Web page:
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M8, the Lagoon Nebula, a composite image consisting of a luminance image taken in hydrogen alpha light, and a colour image.

This large emission nebula in Sagittarius has an apparent extension of 90x40 minutes of arc, which is 3 x 1 1/3 the apparent diameter of the full moon, and corresponds to about 140x60 light yrs at its distance of about 5,000 light yrs.

Note the presence of Bok Globules, dark nebulae scattered in the nebula [see detail], which are collapsing proto-stellar clouds with diameters of about 10,000 AU (Astronomical Units).  Some of the more conspicuous globules have been catalogued in Barnard's catalogue of dark nebulae: e.g. long, narrow black B 296 at the south edge of the nebula (lower edge of the detail above).


Image info

Telescope:  Celestron 9.25" Schmidt-Cassegrain at f/6.3

Focus:  Prime focus

Filter:  Astronomik Hydrogen Alpha 13nm FWHM (Luminance), LPR Filter (RGB)

Mount:  Vixen GPD with Skysensor2000

Camera:  Modified Canon EOS 300D, at ISO800

Guiding:  700mm refractor guidescope, SAC7 camera, autoguided with Guidedog software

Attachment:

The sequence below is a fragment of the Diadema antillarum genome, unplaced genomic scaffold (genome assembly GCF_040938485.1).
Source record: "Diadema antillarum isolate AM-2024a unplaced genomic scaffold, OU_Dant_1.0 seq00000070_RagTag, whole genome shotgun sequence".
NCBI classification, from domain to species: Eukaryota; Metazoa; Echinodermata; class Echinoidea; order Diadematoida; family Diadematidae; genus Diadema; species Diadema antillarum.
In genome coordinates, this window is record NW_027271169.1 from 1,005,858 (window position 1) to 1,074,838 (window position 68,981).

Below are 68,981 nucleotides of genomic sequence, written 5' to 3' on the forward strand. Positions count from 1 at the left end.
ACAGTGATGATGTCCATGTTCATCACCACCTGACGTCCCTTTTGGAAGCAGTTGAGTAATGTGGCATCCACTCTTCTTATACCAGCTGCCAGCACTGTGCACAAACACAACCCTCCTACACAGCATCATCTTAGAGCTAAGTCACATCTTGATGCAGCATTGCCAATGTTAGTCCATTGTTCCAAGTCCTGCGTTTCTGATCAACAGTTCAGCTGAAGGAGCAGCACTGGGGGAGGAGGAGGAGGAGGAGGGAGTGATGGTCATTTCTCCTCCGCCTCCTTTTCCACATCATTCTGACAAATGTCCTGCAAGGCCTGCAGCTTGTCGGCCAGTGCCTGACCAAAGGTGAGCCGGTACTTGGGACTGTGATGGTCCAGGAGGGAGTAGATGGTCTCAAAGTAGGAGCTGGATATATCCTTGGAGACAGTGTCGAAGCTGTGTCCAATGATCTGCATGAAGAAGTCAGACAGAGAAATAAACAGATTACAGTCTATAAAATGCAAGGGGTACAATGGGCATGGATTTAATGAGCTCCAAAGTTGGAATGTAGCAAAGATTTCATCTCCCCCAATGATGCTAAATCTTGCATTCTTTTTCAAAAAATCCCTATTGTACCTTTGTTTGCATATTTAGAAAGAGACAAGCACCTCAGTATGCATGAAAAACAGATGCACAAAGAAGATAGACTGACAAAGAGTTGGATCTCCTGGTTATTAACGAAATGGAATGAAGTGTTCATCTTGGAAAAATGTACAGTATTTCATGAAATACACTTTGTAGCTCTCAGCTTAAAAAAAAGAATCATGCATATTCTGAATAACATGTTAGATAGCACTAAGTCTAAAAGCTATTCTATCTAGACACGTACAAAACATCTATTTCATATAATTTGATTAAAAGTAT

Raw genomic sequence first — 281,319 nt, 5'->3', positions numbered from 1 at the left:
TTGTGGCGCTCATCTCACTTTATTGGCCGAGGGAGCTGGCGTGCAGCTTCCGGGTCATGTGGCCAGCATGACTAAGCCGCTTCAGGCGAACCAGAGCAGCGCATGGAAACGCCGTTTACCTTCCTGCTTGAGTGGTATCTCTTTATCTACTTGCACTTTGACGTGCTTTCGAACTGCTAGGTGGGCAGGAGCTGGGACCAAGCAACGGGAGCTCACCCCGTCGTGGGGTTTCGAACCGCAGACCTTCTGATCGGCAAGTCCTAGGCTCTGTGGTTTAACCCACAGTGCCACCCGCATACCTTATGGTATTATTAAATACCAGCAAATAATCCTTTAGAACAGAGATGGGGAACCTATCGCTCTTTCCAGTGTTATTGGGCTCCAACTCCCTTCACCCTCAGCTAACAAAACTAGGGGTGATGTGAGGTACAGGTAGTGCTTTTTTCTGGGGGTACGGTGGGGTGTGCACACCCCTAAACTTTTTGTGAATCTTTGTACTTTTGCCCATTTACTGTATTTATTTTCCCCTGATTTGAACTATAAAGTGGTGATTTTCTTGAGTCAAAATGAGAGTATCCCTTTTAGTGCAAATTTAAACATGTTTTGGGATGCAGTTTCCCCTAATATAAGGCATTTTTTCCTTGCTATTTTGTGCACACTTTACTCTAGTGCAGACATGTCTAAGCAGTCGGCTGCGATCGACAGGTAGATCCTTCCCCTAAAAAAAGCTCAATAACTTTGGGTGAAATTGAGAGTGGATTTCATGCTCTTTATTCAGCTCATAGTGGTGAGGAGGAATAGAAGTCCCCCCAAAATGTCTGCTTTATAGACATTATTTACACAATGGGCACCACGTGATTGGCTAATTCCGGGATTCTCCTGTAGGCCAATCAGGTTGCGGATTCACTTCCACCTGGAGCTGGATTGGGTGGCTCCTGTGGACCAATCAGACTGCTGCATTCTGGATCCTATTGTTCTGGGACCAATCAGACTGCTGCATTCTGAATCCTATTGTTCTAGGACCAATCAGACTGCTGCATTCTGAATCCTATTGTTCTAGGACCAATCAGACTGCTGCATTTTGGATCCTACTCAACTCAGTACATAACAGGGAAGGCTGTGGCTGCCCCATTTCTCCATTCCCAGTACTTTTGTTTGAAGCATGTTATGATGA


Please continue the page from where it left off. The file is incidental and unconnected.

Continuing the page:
Exposure:  Total 63 mins (Luminance) and 62 mins (RGB)

Date:  20th April & 28th May 2005

Processing:  Reused the H alpha image from 20th April.  For RGB, RAW file conversion, Offset and Dark subtraction, flat fielding, registering and stacking done in IRIS.  Used the asinh function to enhance colours.  Curve stretching and a little unsharp masking in Photoshop CS.  Composited with the Luminance image using a technique described by Rob Gendler (Method 2) then colour saturation enhancement with Luminance Layering.  Noise reduction in Neat Image.


First composite using H alpha luminance information.  The result is quite dramatic with the Ha nebula contrast retained while colour saturation is satisfactory.  Initially I got green halos around bright stars as a consequence of the compositing technique, but this was fixed using the final order of processing described above - ie compositing first before luminance layering.


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